By Josette Rhodes, 30A Songwriter Radio
When you live in a small town and you listen closely you will hear its heartbeat. A heartbeat fueled by the passion of its residents; a collective orchestra pulsing through our lives. And sometimes, if we are lucky enough, we get to meet the bandleader. For many of us, the music, the spirit, and the life of Franko Washboard Jackson was just that. He was a leader. And he was the best kind of leader because he led with his heart. He shined like no other. His humble, kind demeanor welcomed everyone. He exuded not a trace of arrogance or condescension for someone of such superior talents. He simply just loved. And while our hearts collectively skipped a beat as Franko ascended to his next journey, the power of his love and the brightness of his spirit could not be diminished. And thus, the beat goes on.
Franko as you continue scratching and strumming your heavenly washboard may our hearts be washed clean and shine as bright as your smile. Thank you for setting the rhythm for generations to come. You will always be missed.
~ Josette Rhodes 30A Songwriter Radio
Frank Steven Jackson
November 29, 1950-Oct. 11, 2019
Frank Steven Jackson, better known to everyone as Franko “Washboard” Jackson, passed away peacefully Friday, October 11, at home with his wife and family.
Born in Oklahoma in 1950 Frank Jackson grew up listening to his Mama play her hot pink upright piano and her homemade wind instrument, a comb and a piece of cellophane. Frank and his three siblings grew up dancing and playing music on a multitude of homemade instruments. This love of homemade music runs deep in the soul of Mr. Jackson and in 1975 after a move to a commune in Lick Creek Missouri he found out he was not alone.
Frank was introduced to the music of “Jug Juke and Washboard Band,” real people making real music on handmade instruments. He loved the sound. He loved the message. If you wanted to play music bad enough you could, just like his Mama. It was then that “Franko Washboard Jackson” was christened.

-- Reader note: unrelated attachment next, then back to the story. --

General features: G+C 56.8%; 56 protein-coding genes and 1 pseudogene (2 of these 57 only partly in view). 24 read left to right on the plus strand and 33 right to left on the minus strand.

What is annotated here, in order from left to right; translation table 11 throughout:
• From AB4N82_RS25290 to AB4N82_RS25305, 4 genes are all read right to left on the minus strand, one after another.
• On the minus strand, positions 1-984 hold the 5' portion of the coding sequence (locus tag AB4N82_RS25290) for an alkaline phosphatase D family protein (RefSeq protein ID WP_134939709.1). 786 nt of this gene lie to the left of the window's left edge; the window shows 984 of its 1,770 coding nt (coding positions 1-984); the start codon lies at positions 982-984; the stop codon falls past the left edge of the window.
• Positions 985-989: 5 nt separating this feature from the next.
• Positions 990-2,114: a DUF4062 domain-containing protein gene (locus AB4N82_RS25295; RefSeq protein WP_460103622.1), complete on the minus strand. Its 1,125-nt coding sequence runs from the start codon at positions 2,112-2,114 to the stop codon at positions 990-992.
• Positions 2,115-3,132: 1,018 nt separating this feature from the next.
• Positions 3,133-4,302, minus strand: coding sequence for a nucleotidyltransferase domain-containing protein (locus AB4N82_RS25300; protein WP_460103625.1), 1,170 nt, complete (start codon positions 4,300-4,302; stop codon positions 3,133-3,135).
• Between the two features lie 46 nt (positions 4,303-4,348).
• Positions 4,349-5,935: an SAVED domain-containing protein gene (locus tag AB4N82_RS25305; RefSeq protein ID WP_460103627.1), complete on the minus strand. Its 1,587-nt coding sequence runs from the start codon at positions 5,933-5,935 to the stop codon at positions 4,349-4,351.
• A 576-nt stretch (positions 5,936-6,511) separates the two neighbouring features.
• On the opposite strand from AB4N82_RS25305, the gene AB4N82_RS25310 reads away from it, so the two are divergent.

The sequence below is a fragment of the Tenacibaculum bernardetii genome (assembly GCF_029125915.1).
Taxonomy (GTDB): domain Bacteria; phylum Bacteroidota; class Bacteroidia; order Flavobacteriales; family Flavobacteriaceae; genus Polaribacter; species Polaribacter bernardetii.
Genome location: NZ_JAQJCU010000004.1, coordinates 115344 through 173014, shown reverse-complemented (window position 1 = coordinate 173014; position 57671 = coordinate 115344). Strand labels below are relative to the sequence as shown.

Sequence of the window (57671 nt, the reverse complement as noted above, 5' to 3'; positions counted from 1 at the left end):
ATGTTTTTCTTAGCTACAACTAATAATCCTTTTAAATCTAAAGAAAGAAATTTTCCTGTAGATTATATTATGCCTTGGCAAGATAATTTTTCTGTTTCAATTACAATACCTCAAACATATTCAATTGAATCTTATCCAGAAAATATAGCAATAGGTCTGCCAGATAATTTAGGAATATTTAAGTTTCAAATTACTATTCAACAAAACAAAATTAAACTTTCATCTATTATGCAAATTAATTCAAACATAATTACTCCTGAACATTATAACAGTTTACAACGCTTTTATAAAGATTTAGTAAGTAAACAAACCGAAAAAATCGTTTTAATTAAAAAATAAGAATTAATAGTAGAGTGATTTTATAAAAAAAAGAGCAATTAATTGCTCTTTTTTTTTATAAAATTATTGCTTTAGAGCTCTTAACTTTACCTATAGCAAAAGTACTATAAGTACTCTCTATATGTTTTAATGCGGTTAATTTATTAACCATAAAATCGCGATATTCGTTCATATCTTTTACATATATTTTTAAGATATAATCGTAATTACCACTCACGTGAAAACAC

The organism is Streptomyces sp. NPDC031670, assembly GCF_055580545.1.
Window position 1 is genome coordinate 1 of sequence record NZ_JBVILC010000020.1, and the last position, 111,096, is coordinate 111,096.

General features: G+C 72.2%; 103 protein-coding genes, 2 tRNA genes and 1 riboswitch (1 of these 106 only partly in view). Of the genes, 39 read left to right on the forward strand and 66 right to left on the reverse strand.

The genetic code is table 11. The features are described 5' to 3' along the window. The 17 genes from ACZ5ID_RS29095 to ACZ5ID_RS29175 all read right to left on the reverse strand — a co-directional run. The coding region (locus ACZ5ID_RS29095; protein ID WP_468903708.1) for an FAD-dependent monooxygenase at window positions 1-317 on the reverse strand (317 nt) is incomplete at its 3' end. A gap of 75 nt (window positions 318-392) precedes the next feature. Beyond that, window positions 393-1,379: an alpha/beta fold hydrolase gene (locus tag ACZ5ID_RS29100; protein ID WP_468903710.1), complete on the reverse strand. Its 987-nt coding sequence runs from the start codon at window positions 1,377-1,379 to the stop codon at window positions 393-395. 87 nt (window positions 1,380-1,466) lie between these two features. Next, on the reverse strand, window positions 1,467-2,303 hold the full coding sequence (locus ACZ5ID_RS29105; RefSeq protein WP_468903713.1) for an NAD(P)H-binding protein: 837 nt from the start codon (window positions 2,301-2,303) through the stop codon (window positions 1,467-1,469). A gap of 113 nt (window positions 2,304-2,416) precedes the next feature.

Soon after, Franko’s sister Cindy, who lived in New Orleans, was about to give birth so Franko left the commune to be with her. In his own words, “ There was no keeping me on the farm once I saw New Orleans.” A few months later Franko answered an ad in the local paper, “Washboard Player Wanted Non-Professional Only.” Washboard Jackson joined “The Bad Oyster Band” and a music career was launched. Their album, “Jugband Music and Blues” is a New Orleans Classic.
In 1984 Jackson had his own band and “Franko and the Hot Damn Jug Band” played the World’s Fair in New Orleans six days a week until the fair organizers money ran out. In 1985 he moved to Florida where he met a wild woman with an art all her own, Eileen West, and their shared history began. Soon Franko met a local named Bill Garrett who had an amazing musical talent all his own and “Willie and the Wahoos” were born. Bill Garrett soon discovered that the one and only Duke Bardwell (legendary bassist for Elvis Presley) was in town and persuaded him to come out of retirement.
In 1990 Franko had the band “Hubba Hubba” a local favorite with a plethora of talent. In 2000 Franko Washboard Jackson tried his hand at painting and a new passion was born. With influences from Woodie Long and Billie Gaffrey Jackson’s art is a reflection of life with a simple yet bold story. You can not look at Washboard’s work and not feel the soul of this town.
Franko’s art is displayed for purchase at Elmore’s Art Gallery and at 30A Songwriter Radio Music and Coffee.
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